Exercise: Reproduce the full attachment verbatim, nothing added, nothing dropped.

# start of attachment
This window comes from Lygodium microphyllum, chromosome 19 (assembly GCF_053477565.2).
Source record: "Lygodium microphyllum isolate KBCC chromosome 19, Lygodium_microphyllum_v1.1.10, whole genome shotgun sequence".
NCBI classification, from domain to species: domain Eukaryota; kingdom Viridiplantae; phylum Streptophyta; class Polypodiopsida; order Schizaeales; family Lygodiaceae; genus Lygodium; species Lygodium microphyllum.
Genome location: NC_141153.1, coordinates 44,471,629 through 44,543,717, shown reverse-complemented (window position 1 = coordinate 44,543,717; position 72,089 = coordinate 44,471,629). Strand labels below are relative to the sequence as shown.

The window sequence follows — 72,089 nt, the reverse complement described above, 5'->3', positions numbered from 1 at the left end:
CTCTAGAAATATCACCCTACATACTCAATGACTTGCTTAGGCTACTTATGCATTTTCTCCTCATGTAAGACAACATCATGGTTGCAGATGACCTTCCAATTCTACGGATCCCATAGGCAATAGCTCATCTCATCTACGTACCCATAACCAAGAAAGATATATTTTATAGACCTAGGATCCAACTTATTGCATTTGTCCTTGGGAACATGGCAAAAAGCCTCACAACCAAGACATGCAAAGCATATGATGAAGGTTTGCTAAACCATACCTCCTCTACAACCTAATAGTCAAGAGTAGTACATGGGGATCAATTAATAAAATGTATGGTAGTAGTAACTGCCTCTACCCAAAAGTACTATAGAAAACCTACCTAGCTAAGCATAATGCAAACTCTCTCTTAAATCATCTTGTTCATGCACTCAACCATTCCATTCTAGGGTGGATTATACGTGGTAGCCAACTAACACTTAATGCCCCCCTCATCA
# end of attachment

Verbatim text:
This window comes from Lygodium microphyllum, chromosome 19 (assembly GCF_053477565.2).
Source record: "Lygodium microphyllum isolate KBCC chromosome 19, Lygodium_microphyllum_v1.1.10, whole genome shotgun sequence".
NCBI classification, from domain to species: domain Eukaryota; kingdom Viridiplantae; phylum Streptophyta; class Polypodiopsida; order Schizaeales; family Lygodiaceae; genus Lygodium; species Lygodium microphyllum.
Genome location: NC_141153.1, coordinates 44,471,629 through 44,543,717, shown reverse-complemented (window position 1 = coordinate 44,543,717; position 72,089 = coordinate 44,471,629). Strand labels below are relative to the sequence as shown.

The window sequence follows — 72,089 nt, the reverse complement described above, 5'->3', positions numbered from 1 at the left end:
CTCTAGAAATATCACCCTACATACTCAATGACTTGCTTAGGCTACTTATGCATTTTCTCCTCATGTAAGACAACATCATGGTTGCAGATGACCTTCCAATTCTACGGATCCCATAGGCAATAGCTCATCTCATCTACGTACCCATAACCAAGAAAGATATATTTTATAGACCTAGGATCCAACTTATTGCATTTGTCCTTGGGAACATGGCAAAAAGCCTCACAACCAAGACATGCAAAGCATATGATGAAGGTTTGCTAAACCATACCTCCTCTACAACCTAATAGTCAAGAGTAGTACATGGGGATCAATTAATAAAATGTATGGTAGTAGTAACTGCCTCTACCCAAAAGTACTATAGAAAACCTACCTAGCTAAGCATAATGCAAACTCTCTCTTAAATCATCTTGTTCATGCACTCAACCATTCCATTCTAGGGTGGATTATACGTGGTAGCCAACTAACACTTAATGCCCCCCTCATCA